In March 2022 the patient experienced an increase of migraine days again, on March 17 he already had 7 severe migraine attacks. As a consequence, the CGRP-antibody therapy was started again, which resulted in a soon reduction of severe migraine attacks. Since April 2022 until present the patient’s course of disease is stable again with an average of 7 migraine days per month under treatment with fremanezumab.

A worsening of the migraine was in close temporal relationship to a COVID-19 infection, which is frequently reported (2). Remarkable in this case is that the previous treatment with the monoclonal CGRP-antibody showed a clear loss of efficacy. Due to the temporal correlation of increase of migraine frequency and pain intensity and a PCR-confirmed infection with SARS-CoV-2, a loss of efficacy of CGRP-antibody treatment is plausible. The differential diagnosis of headache attributed to a viral infection could apply for the duration of the acute infection but does not explain the further observed course. The patient referred to the headache as well known in migraine-like quality which equaled the status before responding to treatment with the CGRP-antibody fremanezumab. The patient showed no signs of post-COVID symptoms like depression or neurocognitive impairment which are also known to worsen migraine. There were no clinical signs of a cerebral venous thrombosis or meningoencephalitis as a possible explanation.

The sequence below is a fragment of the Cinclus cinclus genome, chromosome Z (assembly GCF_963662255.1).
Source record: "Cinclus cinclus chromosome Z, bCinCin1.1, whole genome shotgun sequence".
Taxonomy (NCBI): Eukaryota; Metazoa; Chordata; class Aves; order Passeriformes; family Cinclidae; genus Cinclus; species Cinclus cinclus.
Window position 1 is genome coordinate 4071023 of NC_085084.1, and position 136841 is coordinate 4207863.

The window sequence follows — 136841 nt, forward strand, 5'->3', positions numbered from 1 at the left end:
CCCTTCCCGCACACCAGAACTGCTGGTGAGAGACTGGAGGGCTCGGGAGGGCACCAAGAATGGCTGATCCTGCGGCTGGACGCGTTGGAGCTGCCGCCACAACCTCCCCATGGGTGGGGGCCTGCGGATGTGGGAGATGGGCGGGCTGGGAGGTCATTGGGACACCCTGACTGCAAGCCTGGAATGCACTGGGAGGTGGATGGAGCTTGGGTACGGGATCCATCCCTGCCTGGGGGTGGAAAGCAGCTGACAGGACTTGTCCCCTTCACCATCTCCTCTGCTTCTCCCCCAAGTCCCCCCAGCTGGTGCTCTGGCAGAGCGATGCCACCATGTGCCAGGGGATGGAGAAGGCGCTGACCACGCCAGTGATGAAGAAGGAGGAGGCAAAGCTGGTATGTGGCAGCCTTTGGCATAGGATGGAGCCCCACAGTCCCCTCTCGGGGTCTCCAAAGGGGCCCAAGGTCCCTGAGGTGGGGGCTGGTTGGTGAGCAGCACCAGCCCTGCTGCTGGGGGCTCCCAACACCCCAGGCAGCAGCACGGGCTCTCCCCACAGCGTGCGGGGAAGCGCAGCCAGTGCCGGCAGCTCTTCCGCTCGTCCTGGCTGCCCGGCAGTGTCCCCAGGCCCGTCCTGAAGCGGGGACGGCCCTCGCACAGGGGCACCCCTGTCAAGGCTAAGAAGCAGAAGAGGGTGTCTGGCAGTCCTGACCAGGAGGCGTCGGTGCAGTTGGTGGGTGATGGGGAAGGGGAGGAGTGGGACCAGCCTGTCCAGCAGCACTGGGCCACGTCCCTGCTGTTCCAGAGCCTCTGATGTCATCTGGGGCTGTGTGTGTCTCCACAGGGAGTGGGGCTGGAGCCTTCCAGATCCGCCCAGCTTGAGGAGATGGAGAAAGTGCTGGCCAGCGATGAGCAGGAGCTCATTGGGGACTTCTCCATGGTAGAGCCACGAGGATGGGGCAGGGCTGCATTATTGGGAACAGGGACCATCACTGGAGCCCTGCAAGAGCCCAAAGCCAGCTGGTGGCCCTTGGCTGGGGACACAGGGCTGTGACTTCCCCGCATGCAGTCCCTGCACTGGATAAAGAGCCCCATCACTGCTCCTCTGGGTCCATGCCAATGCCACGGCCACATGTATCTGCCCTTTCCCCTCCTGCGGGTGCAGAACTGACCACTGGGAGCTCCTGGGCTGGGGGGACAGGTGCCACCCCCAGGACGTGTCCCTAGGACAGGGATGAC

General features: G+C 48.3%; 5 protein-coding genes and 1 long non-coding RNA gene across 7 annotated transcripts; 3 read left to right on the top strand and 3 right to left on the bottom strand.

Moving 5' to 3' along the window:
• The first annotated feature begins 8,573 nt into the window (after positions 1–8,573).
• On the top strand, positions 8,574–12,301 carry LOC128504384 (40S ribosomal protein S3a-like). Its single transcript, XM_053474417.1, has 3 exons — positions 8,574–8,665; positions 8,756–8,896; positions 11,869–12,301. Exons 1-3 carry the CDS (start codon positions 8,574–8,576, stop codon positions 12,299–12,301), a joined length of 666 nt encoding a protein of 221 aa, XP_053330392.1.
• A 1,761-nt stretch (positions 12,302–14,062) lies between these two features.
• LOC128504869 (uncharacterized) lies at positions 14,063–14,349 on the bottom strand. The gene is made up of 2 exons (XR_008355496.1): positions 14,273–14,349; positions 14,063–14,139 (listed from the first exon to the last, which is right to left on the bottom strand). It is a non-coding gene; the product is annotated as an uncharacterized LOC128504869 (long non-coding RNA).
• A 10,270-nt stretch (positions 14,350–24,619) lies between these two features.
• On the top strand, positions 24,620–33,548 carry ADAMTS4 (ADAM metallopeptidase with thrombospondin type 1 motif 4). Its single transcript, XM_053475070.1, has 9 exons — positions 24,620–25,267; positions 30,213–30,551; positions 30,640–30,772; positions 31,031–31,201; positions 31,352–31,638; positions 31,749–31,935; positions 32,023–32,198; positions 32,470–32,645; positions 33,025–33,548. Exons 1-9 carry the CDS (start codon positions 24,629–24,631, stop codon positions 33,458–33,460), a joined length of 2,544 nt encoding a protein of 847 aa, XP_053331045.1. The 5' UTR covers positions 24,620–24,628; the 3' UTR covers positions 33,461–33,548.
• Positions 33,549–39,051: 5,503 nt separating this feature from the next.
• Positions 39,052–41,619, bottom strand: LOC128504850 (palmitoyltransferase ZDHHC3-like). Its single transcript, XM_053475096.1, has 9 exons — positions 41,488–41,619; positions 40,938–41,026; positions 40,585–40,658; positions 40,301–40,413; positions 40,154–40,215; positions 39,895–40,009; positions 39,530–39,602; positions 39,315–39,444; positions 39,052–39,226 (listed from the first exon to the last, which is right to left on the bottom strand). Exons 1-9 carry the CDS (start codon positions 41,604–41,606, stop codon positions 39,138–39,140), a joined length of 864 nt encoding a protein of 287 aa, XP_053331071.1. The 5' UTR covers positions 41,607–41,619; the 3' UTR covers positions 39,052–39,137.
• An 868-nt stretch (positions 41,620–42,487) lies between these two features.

A further differential diagnosis is the migraine status caused by an acute viral infection. This diagnosis is also questionable due to the long period of ongoing symptoms for several months, neither did the patient respond to prednisolone pulse therapy.

The Patient did not receive a third mRNA-vaccination after the recommended 6 months. Based on these findings migraine patients should be informed about the risk of exacerbation of migraine caused by a SARS-CoV-2 infection which could possibly result in higher migraine frequency and higher pain intensity even when treated with a CGRP-antibody. Physicians treating migraine patients should encourage their patients to get vaccinated against SARS-CoV-2 in order to prevent above mentioned migraine complications.


Klaus Koschatzky received honoraria for consulting and lectures from Novartis, Lundbeck and Eli


Charly Gaul has received honoraria for consulting and lectures within the past three years from

Allergan Pharma, Lilly, Novartis Pharma, Hormosan Pharma, Grünenthal, Sanofi-Aventis, Weber &

Weber, Lundbeck, Perfood, and TEVA. His research is supported by a grant of the German Research Foundation (DFG). He does not hold any stocks of pharmaceutical companies. He is honorary secretary of the German Migraine and Headache Society.


The patient gave written consent to have his case published.